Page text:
Canfax Research Services launches Cow-Calf Cost of Production Network

The program will benchmark 26 production systems in different eco-regions from across the country.

By identifying the range of production systems used across the country, Canfax aims to create better benchmarks for cow-calf producers in all provinces.

There’s no such thing as ‘one size fits all’ when setting cost of production benchmarks for the variety of systems used on Canadian cow-calf operations.

This is the idea behind Canfax Research Services’ launch of the Canadian Cow-Calf Cost of Production Network. By identifying the range of production systems used across the country, Canfax aims to create better benchmarks for cow-calf producers in all provinces.

This isn’t the first time Canfax has set out to benchmark cow-calf production systems, with four benchmark farms created in Alberta and Saskatchewan in 2012.

“That experience taught us that the sheer amount of diversity within the cow-calf sector really required benchmarks that were specific to different production systems to be valuable to producers,” said Brenna Grant, manager of Canfax Research Services.

Funded by the Beef Cattle Research Council and delivered with provincial partners, the network will create baseline statistics on cost of production by running 26 producer focus groups throughout the country. Each focus group will represent varying eco-regions, with five to six producers that use differing production systems.

“This initiative, with 26 production systems being benchmarked, will give us a starting point to determine if more production systems are needed to be benchmarked or if we can start categorizing and grouping systems that are similar,” said Grant.

In addition to developing benchmarks that cover both the majority of Canadian producers and the national cowherd, this network will create “future farm” scenarios for each baseline operation to identify opportunities to make incremental progress with the five per cent rule. This precision agriculture concept states that a producer can make significant financial changes by just changing their input costs, price and productivity by five per cent each.

“This is about learning from producers to identify if further adoption of certain practices makes sense and if so, who does it make sense for,” she said. “For example, pre-conditioning may make sense for a certain production system and not for another. We want to get feedback from producers on who that is or isn’t. This will guide technology transfer on what to focus on but also inform us on if we have already reached a saturation point for adoption on some practices.”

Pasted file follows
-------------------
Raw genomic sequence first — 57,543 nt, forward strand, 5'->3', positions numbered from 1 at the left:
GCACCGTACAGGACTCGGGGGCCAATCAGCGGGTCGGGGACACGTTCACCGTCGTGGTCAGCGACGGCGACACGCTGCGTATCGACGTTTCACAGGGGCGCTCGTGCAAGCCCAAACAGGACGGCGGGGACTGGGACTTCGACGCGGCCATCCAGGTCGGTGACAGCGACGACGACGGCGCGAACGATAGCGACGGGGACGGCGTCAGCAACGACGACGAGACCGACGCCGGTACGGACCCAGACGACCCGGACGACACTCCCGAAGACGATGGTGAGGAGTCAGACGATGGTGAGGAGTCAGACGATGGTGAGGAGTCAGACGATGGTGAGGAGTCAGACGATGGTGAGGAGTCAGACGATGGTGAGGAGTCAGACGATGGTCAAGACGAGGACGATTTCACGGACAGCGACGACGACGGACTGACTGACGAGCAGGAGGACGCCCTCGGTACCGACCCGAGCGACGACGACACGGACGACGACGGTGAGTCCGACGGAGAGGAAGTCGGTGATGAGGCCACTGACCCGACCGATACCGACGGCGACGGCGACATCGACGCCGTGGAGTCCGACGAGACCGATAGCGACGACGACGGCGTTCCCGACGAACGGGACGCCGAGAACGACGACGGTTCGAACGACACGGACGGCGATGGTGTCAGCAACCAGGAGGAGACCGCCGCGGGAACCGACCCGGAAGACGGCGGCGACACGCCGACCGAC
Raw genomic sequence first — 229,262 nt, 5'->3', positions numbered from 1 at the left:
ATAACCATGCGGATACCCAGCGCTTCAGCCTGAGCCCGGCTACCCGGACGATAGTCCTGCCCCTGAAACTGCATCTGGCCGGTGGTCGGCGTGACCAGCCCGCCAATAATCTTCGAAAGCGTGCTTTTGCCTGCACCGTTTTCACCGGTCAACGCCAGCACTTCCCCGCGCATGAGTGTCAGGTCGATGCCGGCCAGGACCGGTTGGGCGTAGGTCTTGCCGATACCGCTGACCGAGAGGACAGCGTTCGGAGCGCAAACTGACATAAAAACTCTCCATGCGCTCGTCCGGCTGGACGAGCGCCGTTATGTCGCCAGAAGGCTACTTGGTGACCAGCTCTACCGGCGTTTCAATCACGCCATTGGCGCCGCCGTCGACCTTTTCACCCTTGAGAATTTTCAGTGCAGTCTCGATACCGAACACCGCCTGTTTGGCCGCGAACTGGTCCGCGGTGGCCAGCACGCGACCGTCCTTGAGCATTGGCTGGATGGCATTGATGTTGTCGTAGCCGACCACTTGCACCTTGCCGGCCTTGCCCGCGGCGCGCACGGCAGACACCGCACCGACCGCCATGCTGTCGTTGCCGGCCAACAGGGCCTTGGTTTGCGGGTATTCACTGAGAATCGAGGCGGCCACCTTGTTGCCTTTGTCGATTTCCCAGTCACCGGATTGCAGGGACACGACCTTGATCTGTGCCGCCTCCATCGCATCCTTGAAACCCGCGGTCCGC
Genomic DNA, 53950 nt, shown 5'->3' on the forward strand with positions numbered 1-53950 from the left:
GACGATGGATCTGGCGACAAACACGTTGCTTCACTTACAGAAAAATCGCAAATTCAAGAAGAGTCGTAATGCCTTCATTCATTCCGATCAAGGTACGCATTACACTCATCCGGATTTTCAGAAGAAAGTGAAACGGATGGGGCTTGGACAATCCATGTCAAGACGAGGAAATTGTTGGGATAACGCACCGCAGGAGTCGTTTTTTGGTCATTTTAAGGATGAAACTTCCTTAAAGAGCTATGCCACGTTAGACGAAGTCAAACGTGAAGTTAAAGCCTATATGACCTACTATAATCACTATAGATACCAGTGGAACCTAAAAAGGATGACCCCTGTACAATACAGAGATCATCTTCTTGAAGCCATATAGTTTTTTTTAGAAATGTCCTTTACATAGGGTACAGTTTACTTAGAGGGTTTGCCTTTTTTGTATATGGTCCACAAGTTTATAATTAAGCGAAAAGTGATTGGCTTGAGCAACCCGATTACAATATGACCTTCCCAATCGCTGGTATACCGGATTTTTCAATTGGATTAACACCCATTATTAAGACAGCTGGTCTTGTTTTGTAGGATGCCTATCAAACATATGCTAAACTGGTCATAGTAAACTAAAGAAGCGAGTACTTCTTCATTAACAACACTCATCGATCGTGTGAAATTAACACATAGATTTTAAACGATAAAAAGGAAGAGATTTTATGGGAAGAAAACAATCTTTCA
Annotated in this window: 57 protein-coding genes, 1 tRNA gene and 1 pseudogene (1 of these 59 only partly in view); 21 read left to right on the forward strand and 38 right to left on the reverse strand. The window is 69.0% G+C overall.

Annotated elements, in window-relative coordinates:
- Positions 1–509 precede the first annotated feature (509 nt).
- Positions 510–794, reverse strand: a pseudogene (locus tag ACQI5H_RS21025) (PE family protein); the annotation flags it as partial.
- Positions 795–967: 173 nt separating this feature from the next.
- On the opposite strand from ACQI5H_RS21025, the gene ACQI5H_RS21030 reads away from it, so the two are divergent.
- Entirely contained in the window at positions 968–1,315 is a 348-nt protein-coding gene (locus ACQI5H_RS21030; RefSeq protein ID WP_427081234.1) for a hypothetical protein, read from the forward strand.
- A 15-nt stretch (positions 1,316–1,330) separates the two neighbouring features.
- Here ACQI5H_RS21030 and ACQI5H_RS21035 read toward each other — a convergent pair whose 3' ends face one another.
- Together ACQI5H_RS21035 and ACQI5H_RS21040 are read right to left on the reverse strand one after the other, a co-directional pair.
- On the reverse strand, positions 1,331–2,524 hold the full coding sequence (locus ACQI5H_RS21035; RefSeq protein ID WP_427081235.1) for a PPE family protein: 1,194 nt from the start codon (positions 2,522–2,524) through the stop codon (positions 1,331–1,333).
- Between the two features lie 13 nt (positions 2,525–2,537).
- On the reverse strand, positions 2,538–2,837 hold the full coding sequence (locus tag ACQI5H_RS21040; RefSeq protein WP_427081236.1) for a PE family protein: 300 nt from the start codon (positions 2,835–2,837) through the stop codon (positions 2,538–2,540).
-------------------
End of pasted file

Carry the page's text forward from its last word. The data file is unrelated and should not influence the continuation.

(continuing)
Other purposes for this network include identifying opportunities for producers to reduce their cost of production while reducing greenhouse gas emissions and to collect data for other potential analysis opportunities, such as exploring the success factors of small operations.

Producers will be selected to participate in the focus groups based on the information they provide about their operation when they sign up. This will allow for producers with similar systems to be grouped together.

“We expect that the production system identified for the focus group will have points of differences with each producer but overall are aiming for the main areas to be as close as possible.”

At the focus groups, producers will be asked to discuss topics such as their operation’s fixed costs and standard data on animal and feed production. Detailed questions about each operation’s finances will not be included. A full checklist of the information required from participating producers is available on the Canfax website in English and French.

Being involved in this program may be of interest to producers who want to leverage the knowledge collected through the network. “Shared thinking and getting ideas from producers with similar productions systems means that there is a much higher likelihood the ideas will be applicable on your operation,” said Grant.

The network may also appeal to those who haven’t seen their production system accurately represented in industry benchmarking initiatives. Grant encourages producers at all career stages and of all herd sizes to sign up.

“We know that there are a variety of production systems in the country and in order to capture that diversity we need producers with those different production systems to participate in the network,” she said.

Focus groups will start in January 2021. Individual data and results will be anonymous. More information is available on the Canfax website. Producers in Alberta can sign up by contacting a beef specialist at AgriProfit$, and producers in all other provinces can sign up through the Canfax website.

About the author

Field editor

Piper Whelan

Piper Whelan is a field editor with Canadian Cattlemen. She grew up on a purebred, Maine-Anjou ranch near Irricana, Alta., and previously wrote for Top Stock, Western Horse Review, and various beef breed publications.



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